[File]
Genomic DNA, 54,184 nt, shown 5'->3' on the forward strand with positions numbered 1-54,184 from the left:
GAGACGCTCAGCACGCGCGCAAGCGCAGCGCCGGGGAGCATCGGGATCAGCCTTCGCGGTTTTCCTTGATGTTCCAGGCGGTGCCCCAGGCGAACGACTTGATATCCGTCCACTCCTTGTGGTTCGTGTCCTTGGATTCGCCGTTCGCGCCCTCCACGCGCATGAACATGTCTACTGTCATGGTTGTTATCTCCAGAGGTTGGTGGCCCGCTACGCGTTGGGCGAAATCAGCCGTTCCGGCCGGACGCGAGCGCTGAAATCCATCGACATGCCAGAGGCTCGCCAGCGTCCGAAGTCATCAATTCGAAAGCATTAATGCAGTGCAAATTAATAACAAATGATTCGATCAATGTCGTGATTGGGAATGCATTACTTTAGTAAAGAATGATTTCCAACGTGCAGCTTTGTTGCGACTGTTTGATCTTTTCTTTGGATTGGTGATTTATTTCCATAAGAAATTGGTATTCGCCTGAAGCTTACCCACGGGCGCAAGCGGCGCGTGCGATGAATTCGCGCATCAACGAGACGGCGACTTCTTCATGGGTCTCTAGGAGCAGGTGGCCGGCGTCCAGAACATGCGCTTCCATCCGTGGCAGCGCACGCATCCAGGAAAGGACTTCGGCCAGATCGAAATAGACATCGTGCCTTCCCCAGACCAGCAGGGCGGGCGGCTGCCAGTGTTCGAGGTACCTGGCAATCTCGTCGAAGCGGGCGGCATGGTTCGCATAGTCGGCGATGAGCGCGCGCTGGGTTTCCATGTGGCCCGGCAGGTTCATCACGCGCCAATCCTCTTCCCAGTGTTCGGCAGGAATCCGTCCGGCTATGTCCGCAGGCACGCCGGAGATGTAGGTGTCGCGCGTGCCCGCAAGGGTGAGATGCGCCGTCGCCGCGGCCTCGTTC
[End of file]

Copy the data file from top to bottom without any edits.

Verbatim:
Genomic DNA, 54,184 nt, shown 5'->3' on the forward strand with positions numbered 1-54,184 from the left:
GAGACGCTCAGCACGCGCGCAAGCGCAGCGCCGGGGAGCATCGGGATCAGCCTTCGCGGTTTTCCTTGATGTTCCAGGCGGTGCCCCAGGCGAACGACTTGATATCCGTCCACTCCTTGTGGTTCGTGTCCTTGGATTCGCCGTTCGCGCCCTCCACGCGCATGAACATGTCTACTGTCATGGTTGTTATCTCCAGAGGTTGGTGGCCCGCTACGCGTTGGGCGAAATCAGCCGTTCCGGCCGGACGCGAGCGCTGAAATCCATCGACATGCCAGAGGCTCGCCAGCGTCCGAAGTCATCAATTCGAAAGCATTAATGCAGTGCAAATTAATAACAAATGATTCGATCAATGTCGTGATTGGGAATGCATTACTTTAGTAAAGAATGATTTCCAACGTGCAGCTTTGTTGCGACTGTTTGATCTTTTCTTTGGATTGGTGATTTATTTCCATAAGAAATTGGTATTCGCCTGAAGCTTACCCACGGGCGCAAGCGGCGCGTGCGATGAATTCGCGCATCAACGAGACGGCGACTTCTTCATGGGTCTCTAGGAGCAGGTGGCCGGCGTCCAGAACATGCGCTTCCATCCGTGGCAGCGCACGCATCCAGGAAAGGACTTCGGCCAGATCGAAATAGACATCGTGCCTTCCCCAGACCAGCAGGGCGGGCGGCTGCCAGTGTTCGAGGTACCTGGCAATCTCGTCGAAGCGGGCGGCATGGTTCGCATAGTCGGCGATGAGCGCGCGCTGGGTTTCCATGTGGCCCGGCAGGTTCATCACGCGCCAATCCTCTTCCCAGTGTTCGGCAGGAATCCGTCCGGCTATGTCCGCAGGCACGCCGGAGATGTAGGTGTCGCGCGTGCCCGCAAGGGTGAGATGCGCCGTCGCCGCGGCCTCGTTC